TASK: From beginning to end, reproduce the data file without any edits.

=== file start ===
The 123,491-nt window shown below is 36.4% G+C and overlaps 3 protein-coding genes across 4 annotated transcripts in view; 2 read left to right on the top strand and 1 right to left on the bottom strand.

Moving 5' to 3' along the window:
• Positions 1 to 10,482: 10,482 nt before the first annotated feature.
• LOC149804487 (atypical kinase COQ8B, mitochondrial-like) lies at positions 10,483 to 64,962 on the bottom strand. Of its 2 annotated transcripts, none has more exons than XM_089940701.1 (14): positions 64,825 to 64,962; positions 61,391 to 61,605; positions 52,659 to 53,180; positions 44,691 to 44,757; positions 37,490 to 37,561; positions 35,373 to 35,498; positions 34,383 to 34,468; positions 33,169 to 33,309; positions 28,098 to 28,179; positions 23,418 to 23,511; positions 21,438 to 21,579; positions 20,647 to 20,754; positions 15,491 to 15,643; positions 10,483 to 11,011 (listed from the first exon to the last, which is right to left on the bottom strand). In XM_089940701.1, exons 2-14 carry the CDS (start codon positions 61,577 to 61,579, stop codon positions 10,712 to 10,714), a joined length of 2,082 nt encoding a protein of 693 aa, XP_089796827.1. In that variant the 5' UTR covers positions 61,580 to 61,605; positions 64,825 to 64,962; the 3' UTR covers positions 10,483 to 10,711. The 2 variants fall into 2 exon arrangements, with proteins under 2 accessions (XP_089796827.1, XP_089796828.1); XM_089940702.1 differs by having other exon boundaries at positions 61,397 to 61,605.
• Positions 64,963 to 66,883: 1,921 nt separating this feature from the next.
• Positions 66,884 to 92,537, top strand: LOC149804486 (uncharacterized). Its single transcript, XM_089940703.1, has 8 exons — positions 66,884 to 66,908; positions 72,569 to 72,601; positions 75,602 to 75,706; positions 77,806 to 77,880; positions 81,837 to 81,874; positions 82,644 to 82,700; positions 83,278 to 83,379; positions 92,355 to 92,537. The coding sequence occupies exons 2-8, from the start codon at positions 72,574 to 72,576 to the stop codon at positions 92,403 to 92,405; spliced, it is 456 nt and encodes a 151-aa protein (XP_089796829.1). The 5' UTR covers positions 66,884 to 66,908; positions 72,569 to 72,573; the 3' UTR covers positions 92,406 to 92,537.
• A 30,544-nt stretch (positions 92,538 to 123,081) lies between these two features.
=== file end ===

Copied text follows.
The 123,491-nt window shown below is 36.4% G+C and overlaps 3 protein-coding genes across 4 annotated transcripts in view; 2 read left to right on the top strand and 1 right to left on the bottom strand.

Moving 5' to 3' along the window:
• Positions 1 to 10,482: 10,482 nt before the first annotated feature.
• LOC149804487 (atypical kinase COQ8B, mitochondrial-like) lies at positions 10,483 to 64,962 on the bottom strand. Of its 2 annotated transcripts, none has more exons than XM_089940701.1 (14): positions 64,825 to 64,962; positions 61,391 to 61,605; positions 52,659 to 53,180; positions 44,691 to 44,757; positions 37,490 to 37,561; positions 35,373 to 35,498; positions 34,383 to 34,468; positions 33,169 to 33,309; positions 28,098 to 28,179; positions 23,418 to 23,511; positions 21,438 to 21,579; positions 20,647 to 20,754; positions 15,491 to 15,643; positions 10,483 to 11,011 (listed from the first exon to the last, which is right to left on the bottom strand). In XM_089940701.1, exons 2-14 carry the CDS (start codon positions 61,577 to 61,579, stop codon positions 10,712 to 10,714), a joined length of 2,082 nt encoding a protein of 693 aa, XP_089796827.1. In that variant the 5' UTR covers positions 61,580 to 61,605; positions 64,825 to 64,962; the 3' UTR covers positions 10,483 to 10,711. The 2 variants fall into 2 exon arrangements, with proteins under 2 accessions (XP_089796827.1, XP_089796828.1); XM_089940702.1 differs by having other exon boundaries at positions 61,397 to 61,605.
• Positions 64,963 to 66,883: 1,921 nt separating this feature from the next.
• Positions 66,884 to 92,537, top strand: LOC149804486 (uncharacterized). Its single transcript, XM_089940703.1, has 8 exons — positions 66,884 to 66,908; positions 72,569 to 72,601; positions 75,602 to 75,706; positions 77,806 to 77,880; positions 81,837 to 81,874; positions 82,644 to 82,700; positions 83,278 to 83,379; positions 92,355 to 92,537. The coding sequence occupies exons 2-8, from the start codon at positions 72,574 to 72,576 to the stop codon at positions 92,403 to 92,405; spliced, it is 456 nt and encodes a 151-aa protein (XP_089796829.1). The 5' UTR covers positions 66,884 to 66,908; positions 72,569 to 72,573; the 3' UTR covers positions 92,406 to 92,537.
• A 30,544-nt stretch (positions 92,538 to 123,081) lies between these two features.